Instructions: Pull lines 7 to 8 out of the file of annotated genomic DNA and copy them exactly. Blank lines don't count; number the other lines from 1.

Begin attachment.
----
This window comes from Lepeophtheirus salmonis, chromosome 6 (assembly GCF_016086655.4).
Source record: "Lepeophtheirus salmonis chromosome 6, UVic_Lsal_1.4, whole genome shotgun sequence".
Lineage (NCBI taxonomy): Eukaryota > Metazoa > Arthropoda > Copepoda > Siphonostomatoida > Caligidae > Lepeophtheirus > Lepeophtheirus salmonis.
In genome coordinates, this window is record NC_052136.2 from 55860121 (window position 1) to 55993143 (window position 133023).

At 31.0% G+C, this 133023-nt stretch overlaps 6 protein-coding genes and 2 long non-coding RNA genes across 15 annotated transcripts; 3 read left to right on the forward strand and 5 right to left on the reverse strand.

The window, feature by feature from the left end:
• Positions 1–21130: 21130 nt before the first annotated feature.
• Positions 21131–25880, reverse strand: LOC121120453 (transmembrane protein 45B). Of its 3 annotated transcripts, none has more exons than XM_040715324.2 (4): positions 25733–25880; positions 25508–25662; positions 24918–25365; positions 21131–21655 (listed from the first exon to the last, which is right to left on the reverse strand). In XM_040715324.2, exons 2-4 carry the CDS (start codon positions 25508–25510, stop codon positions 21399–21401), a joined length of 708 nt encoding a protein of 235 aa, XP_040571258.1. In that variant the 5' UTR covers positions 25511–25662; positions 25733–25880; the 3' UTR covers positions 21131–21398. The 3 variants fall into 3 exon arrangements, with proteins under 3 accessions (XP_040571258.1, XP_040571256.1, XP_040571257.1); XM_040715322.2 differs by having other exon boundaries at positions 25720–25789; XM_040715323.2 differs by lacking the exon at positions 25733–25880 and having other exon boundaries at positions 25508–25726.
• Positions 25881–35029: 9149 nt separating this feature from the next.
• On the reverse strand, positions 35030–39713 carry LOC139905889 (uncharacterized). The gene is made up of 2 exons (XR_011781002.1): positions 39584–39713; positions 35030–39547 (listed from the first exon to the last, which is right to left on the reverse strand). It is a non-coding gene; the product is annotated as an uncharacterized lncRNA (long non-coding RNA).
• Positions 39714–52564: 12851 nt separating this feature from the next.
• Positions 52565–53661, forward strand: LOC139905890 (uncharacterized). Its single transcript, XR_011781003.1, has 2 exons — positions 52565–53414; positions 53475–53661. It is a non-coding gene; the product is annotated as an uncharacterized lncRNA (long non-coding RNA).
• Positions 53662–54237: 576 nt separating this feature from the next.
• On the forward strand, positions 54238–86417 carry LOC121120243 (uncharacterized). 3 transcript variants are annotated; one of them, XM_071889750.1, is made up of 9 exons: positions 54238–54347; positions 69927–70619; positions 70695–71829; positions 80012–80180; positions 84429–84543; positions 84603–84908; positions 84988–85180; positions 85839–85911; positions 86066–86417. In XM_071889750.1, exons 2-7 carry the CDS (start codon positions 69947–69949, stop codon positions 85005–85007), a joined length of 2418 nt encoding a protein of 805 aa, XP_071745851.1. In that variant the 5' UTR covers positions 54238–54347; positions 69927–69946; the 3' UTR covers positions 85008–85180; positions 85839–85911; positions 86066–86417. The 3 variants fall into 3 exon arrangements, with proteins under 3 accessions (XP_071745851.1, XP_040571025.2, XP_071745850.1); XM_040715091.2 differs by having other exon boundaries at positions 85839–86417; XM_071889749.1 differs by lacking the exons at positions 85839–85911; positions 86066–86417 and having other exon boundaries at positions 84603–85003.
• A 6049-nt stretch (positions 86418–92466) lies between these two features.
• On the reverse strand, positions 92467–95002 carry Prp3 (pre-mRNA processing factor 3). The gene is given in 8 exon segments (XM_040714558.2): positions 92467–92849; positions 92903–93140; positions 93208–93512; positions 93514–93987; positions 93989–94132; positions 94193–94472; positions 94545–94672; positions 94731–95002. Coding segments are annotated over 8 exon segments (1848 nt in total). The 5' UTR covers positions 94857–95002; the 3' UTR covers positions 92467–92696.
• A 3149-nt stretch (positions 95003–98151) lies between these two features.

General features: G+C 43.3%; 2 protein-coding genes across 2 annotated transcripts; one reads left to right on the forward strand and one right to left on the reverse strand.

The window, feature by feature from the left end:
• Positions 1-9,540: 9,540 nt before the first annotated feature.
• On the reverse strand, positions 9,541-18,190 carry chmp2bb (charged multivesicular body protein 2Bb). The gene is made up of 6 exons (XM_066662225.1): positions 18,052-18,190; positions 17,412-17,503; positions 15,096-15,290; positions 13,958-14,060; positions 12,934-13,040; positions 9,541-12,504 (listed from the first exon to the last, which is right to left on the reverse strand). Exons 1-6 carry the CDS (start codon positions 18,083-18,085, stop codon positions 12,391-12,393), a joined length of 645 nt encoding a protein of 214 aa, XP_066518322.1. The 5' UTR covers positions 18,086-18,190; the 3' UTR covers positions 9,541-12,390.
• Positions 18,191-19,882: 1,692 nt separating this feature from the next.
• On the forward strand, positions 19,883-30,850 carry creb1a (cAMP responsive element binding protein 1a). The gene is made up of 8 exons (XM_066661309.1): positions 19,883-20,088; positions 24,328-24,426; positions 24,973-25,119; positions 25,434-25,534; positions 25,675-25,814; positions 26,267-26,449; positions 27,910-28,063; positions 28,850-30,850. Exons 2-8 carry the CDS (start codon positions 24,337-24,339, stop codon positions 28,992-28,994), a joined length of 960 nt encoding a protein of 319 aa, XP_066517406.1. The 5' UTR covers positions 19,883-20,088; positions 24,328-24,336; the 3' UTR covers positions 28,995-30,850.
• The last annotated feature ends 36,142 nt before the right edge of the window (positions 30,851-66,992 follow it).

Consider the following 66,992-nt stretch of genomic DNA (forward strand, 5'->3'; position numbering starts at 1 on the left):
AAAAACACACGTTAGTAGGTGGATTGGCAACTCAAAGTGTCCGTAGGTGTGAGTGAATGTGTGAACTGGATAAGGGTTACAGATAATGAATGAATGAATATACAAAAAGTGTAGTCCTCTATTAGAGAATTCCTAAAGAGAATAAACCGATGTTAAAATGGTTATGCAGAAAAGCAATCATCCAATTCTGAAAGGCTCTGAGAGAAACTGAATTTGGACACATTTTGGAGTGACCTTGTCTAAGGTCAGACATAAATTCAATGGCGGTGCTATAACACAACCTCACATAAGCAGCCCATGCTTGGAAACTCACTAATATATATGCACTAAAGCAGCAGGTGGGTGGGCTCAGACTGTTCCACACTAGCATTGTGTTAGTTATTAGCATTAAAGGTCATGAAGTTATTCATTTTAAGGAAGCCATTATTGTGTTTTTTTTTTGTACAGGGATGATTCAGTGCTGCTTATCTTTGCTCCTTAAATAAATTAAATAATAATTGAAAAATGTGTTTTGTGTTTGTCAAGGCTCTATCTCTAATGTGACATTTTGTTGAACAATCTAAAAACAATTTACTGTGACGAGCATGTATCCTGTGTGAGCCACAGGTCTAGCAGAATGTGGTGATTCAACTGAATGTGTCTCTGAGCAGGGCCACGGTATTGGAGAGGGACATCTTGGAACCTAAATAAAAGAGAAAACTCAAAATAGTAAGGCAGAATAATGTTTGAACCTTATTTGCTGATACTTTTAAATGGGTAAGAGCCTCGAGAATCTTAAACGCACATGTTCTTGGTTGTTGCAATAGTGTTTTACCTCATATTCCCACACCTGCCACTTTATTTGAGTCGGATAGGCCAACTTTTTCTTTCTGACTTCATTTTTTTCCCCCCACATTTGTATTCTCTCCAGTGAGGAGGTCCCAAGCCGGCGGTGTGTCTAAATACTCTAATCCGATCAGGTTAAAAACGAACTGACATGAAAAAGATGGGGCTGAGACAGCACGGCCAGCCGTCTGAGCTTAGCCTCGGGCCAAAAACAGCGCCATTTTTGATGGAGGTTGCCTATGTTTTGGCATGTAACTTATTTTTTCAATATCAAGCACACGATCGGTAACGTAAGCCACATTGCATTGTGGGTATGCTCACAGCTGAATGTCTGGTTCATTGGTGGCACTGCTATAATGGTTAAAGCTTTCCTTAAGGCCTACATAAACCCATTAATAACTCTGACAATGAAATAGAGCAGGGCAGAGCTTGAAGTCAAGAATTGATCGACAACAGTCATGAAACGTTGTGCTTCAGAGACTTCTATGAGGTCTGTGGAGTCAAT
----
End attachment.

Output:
• Positions 1–21130: 21130 nt before the first annotated feature.
• Positions 21131–25880, reverse strand: LOC121120453 (transmembrane protein 45B). Of its 3 annotated transcripts, none has more exons than XM_040715324.2 (4): positions 25733–25880; positions 25508–25662; positions 24918–25365; positions 21131–21655 (listed from the first exon to the last, which is right to left on the reverse strand). In XM_040715324.2, exons 2-4 carry the CDS (start codon positions 25508–25510, stop codon positions 21399–21401), a joined length of 708 nt encoding a protein of 235 aa, XP_040571258.1. In that variant the 5' UTR covers positions 25511–25662; positions 25733–25880; the 3' UTR covers positions 21131–21398. The 3 variants fall into 3 exon arrangements, with proteins under 3 accessions (XP_040571258.1, XP_040571256.1, XP_040571257.1); XM_040715322.2 differs by having other exon boundaries at positions 25720–25789; XM_040715323.2 differs by lacking the exon at positions 25733–25880 and having other exon boundaries at positions 25508–25726.